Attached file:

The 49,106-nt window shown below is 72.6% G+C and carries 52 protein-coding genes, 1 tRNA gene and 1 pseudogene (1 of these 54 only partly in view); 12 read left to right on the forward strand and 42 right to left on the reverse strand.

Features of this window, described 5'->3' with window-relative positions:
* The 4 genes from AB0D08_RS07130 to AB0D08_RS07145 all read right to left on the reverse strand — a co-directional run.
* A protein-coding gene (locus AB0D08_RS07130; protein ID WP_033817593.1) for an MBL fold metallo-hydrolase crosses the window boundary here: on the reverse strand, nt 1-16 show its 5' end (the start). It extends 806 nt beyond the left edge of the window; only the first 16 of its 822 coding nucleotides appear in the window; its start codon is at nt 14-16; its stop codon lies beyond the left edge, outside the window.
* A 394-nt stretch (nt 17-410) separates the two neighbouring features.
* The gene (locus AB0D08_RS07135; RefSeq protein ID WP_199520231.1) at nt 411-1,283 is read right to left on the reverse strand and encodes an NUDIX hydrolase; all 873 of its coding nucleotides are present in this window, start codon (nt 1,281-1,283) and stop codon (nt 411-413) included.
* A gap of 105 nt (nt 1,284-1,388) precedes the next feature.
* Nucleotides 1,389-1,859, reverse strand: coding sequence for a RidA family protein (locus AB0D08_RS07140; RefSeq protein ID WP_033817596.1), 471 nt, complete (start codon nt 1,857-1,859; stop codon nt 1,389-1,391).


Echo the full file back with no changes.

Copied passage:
The 49,106-nt window shown below is 72.6% G+C and carries 52 protein-coding genes, 1 tRNA gene and 1 pseudogene (1 of these 54 only partly in view); 12 read left to right on the forward strand and 42 right to left on the reverse strand.

Features of this window, described 5'->3' with window-relative positions:
* The 4 genes from AB0D08_RS07130 to AB0D08_RS07145 all read right to left on the reverse strand — a co-directional run.
* A protein-coding gene (locus AB0D08_RS07130; protein ID WP_033817593.1) for an MBL fold metallo-hydrolase crosses the window boundary here: on the reverse strand, nt 1-16 show its 5' end (the start). It extends 806 nt beyond the left edge of the window; only the first 16 of its 822 coding nucleotides appear in the window; its start codon is at nt 14-16; its stop codon lies beyond the left edge, outside the window.
* A 394-nt stretch (nt 17-410) separates the two neighbouring features.
* The gene (locus AB0D08_RS07135; RefSeq protein ID WP_199520231.1) at nt 411-1,283 is read right to left on the reverse strand and encodes an NUDIX hydrolase; all 873 of its coding nucleotides are present in this window, start codon (nt 1,281-1,283) and stop codon (nt 411-413) included.
* A gap of 105 nt (nt 1,284-1,388) precedes the next feature.
* Nucleotides 1,389-1,859, reverse strand: coding sequence for a RidA family protein (locus AB0D08_RS07140; RefSeq protein ID WP_033817596.1), 471 nt, complete (start codon nt 1,857-1,859; stop codon nt 1,389-1,391).